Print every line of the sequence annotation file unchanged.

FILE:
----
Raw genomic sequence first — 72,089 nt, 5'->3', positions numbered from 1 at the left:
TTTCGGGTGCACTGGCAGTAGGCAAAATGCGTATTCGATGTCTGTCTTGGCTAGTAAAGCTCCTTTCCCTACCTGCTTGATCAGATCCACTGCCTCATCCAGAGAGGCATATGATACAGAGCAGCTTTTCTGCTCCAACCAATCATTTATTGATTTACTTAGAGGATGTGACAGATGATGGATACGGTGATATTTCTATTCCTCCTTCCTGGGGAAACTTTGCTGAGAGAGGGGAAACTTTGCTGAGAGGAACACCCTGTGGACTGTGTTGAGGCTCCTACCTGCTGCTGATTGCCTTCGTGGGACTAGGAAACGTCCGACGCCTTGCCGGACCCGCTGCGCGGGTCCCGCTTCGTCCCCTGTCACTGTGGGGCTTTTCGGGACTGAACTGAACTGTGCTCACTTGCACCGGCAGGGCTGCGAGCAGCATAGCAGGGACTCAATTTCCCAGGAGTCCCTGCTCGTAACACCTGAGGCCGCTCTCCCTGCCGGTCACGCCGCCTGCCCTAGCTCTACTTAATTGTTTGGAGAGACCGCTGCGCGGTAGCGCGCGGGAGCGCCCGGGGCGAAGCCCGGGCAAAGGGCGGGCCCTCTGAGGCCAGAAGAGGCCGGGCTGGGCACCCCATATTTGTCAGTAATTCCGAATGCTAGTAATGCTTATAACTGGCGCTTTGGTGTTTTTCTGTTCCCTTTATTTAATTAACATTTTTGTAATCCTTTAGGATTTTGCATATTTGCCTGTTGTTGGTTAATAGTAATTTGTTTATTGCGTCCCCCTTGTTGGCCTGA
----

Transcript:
Raw genomic sequence first — 72,089 nt, 5'->3', positions numbered from 1 at the left:
TTTCGGGTGCACTGGCAGTAGGCAAAATGCGTATTCGATGTCTGTCTTGGCTAGTAAAGCTCCTTTCCCTACCTGCTTGATCAGATCCACTGCCTCATCCAGAGAGGCATATGATACAGAGCAGCTTTTCTGCTCCAACCAATCATTTATTGATTTACTTAGAGGATGTGACAGATGATGGATACGGTGATATTTCTATTCCTCCTTCCTGGGGAAACTTTGCTGAGAGAGGGGAAACTTTGCTGAGAGGAACACCCTGTGGACTGTGTTGAGGCTCCTACCTGCTGCTGATTGCCTTCGTGGGACTAGGAAACGTCCGACGCCTTGCCGGACCCGCTGCGCGGGTCCCGCTTCGTCCCCTGTCACTGTGGGGCTTTTCGGGACTGAACTGAACTGTGCTCACTTGCACCGGCAGGGCTGCGAGCAGCATAGCAGGGACTCAATTTCCCAGGAGTCCCTGCTCGTAACACCTGAGGCCGCTCTCCCTGCCGGTCACGCCGCCTGCCCTAGCTCTACTTAATTGTTTGGAGAGACCGCTGCGCGGTAGCGCGCGGGAGCGCCCGGGGCGAAGCCCGGGCAAAGGGCGGGCCCTCTGAGGCCAGAAGAGGCCGGGCTGGGCACCCCATATTTGTCAGTAATTCCGAATGCTAGTAATGCTTATAACTGGCGCTTTGGTGTTTTTCTGTTCCCTTTATTTAATTAACATTTTTGTAATCCTTTAGGATTTTGCATATTTGCCTGTTGTTGGTTAATAGTAATTTGTTTATTGCGTCCCCCTTGTTGGCCTGA